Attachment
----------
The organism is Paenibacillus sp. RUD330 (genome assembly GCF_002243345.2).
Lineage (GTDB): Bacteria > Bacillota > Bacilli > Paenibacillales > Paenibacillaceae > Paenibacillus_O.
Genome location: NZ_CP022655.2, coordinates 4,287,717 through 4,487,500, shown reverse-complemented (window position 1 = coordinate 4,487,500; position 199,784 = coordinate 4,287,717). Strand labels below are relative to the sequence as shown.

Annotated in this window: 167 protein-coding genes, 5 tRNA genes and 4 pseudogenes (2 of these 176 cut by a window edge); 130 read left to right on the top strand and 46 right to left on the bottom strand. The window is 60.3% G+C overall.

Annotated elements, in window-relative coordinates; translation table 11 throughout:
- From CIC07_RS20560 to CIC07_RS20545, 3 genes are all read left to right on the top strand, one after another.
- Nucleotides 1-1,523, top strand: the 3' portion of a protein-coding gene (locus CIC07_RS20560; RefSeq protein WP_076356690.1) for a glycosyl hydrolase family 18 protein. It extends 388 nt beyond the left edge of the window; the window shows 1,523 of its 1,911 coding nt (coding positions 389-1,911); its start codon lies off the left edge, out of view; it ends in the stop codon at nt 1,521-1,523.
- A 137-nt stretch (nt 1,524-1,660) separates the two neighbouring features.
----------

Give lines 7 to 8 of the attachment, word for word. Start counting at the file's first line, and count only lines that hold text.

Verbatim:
- Nucleotides 1-1,523, top strand: the 3' portion of a protein-coding gene (locus CIC07_RS20560; RefSeq protein WP_076356690.1) for a glycosyl hydrolase family 18 protein. It extends 388 nt beyond the left edge of the window; the window shows 1,523 of its 1,911 coding nt (coding positions 389-1,911); its start codon lies off the left edge, out of view; it ends in the stop codon at nt 1,521-1,523.
- A 137-nt stretch (nt 1,524-1,660) separates the two neighbouring features.